6th sense: Jordan may answer curtain call

June 12, 1998|By JOHN EISENBERG

CHICAGO -- Here's how you know the NBA Finals are over: A reporter asked Michael Jordan yesterday if he wanted to tell the Bulls' fans how to react to the team's latest title, and Jordan didn't say the question was premature.

Most athletes wouldn't dare respond to such a question until the title was safely won. Jordan? He answered the question as if the street party had already started.

"Control your decision-making," he said, a reference to prior celebrations that turned violent.

Never mind that Jordan and the Bulls still need another win to knock out Utah in the NBA Finals. That's just a formality at this point.

A more pressing question is how to frame Game 5, tonight's probable series clincher. Is it Jordan's last game? The last game of the Bulls' dynasty? Both? Neither?

How, in the end, will history see this game?

There's no way of knowing, of course. Jordan himself yesterday refused to give percentage odds on any of it happening.

"Can't do that," he said. "Lots of things can happen."

But while we don't know how this epic soap opera will end, we can have hunches. Here's one: It's more likely that the Bulls will break up than Jordan will retire.

Tonight's game could well be the last of the Bulls' dynasty. But the end of Jordan's career? Don't bet on it.

Why? Because Scottie Pippen is speaking from the heart when he says he wants to walk away from the Bulls. And Jordan isn't speaking from the heart when he says he might retire after winning his sixth NBA title in eight seasons.

It makes sense that Pippen might want to leave the Bulls.

But it doesn't make sense that Jordan would retire when he is still the NBA's best player.

Both are disgusted with the Bulls' front office over a perceived lack of respect, but Pippen's hurt runs much deeper.

With Pippen and the Bulls, it's personal.

Bulls GM Jerry Krause has dangled Pippen as trade bait for years, even as Pippen was helping the team rack up titles as Jordan's sidekick.

This year, Pippen's salary is just the fifth highest on the team, even though he is a future Hall of Famer at the peak of his career.

And even though he and Jordan have benefited from being teammates, Pippen clearly suffers from at least a mild case of envy.

If he walks away to play for the Suns, Lakers or Rockets, he ZTC

would exact a wicked measure of revenge on Krause and Bulls owner Jerry Reinsdorf. Jordan would be furious. Dennis Rodman probably wouldn't return. The Bulls, as we know them, would cease to exist.

Pippen, as a long-underpaid free agent-to-be, is the key player in this affair. And he is one bitter-sounding superstar.

After Jordan said yesterday that Pippen had recently "opened the door" to the idea of coming back, Pippen smirked.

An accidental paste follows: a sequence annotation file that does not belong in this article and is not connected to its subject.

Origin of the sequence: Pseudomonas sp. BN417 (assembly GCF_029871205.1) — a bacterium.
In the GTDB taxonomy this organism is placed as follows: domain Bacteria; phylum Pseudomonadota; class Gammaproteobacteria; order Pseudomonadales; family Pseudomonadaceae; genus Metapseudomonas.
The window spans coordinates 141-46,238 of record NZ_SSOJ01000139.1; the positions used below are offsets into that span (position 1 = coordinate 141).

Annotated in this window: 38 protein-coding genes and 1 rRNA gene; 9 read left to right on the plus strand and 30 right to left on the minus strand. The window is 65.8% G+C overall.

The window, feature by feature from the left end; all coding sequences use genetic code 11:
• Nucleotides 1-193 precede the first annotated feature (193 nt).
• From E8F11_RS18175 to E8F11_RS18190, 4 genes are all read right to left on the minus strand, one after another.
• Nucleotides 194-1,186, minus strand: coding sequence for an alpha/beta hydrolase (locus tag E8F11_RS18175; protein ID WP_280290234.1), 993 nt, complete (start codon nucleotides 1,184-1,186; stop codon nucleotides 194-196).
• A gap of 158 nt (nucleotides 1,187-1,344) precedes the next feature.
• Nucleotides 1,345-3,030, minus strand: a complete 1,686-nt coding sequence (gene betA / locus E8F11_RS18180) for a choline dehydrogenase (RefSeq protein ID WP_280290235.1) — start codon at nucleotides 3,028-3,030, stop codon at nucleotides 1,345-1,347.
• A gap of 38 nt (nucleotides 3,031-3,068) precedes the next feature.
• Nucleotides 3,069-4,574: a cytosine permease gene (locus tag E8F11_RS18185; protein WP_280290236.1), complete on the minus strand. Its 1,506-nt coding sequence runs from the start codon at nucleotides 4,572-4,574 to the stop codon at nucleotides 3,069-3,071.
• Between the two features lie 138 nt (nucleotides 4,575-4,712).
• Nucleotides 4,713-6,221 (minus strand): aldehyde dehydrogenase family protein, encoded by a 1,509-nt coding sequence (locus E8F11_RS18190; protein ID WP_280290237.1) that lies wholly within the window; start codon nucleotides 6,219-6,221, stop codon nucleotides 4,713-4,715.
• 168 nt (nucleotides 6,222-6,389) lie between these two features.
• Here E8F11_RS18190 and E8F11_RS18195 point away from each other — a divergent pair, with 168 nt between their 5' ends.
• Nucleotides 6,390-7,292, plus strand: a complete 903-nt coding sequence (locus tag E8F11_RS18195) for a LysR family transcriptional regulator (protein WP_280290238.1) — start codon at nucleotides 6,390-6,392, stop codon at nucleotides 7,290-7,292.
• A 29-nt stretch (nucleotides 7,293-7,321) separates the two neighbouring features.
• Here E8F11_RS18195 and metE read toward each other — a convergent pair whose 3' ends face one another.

"I don't have any intention of being here [next year]," he said. "I think this is the last run for this ballclub."

Is that plain enough?

"I want the opportunity to go out and open all the doors to the free-agent market," he said.

After this series, in which he has proved just as valuable as Jordan, he will command huge dollars. Some team will offer him the chance to come in and cast a shadow instead of play in someone else's.

It will sorely tempt a player who wants his due financially and individually, after years of team success.

As we said, it's just a hunch. There's always a chance the front office will swallow its pride, pay Pippen, satisfy Jordan and keep this thing going. That's certainly what should happen.

But Pippen, 32, does sound serious.

"I don't want to come back [to Chicago] for four years and just go for a title for one," he said.

That's a reference to Jordan's pending retirement. But who really expects Jordan, 35, to walk away now?

It's easier to see Jordan playing for the Bulls again, even without Pippen, or elsewhere, such as in New York, than not playing at all.

True, he said earlier this season that he'd either play for the Bulls or no one, but he has since hedged that call many times. Who knows what he will do?

Asked yesterday if he envisioned tonight's Game 5 as maybe the last of his career, Jordan said, "It's going to be hard for me not to think of it in that way."

But then he added: "What evolves over the summer will make me think about what this game actually meant."

In other words, it might not be his last game.

It's hard to see him walking away because he clearly still loves to compete. He was the league's MVP this year, and nothing thrills him more than a personal challenge, such as the one presented to him in this series, when many observers (blush) picked Utah to beat the Bulls.

"I love that," he said after Game 4. "I'm pretty sure we're proving to a lot of people that they're not great predictors or that they know that much about the game. I think that's fun, great fun, to see people eat crow."

Does that sound like a player ready to quit? Hardly. It sounds like a player ready for another challenge.

He quit once before, so it's possible he could again. But don't count on it.

A better bet is that Pippen walks away from the Bulls, satisfying some personal issues and leaving the dynasty in doubt.

Regardless, warm up the VCR and plop in a tape. There's basketball history to watch tonight.

Pub Date: 6/12/98

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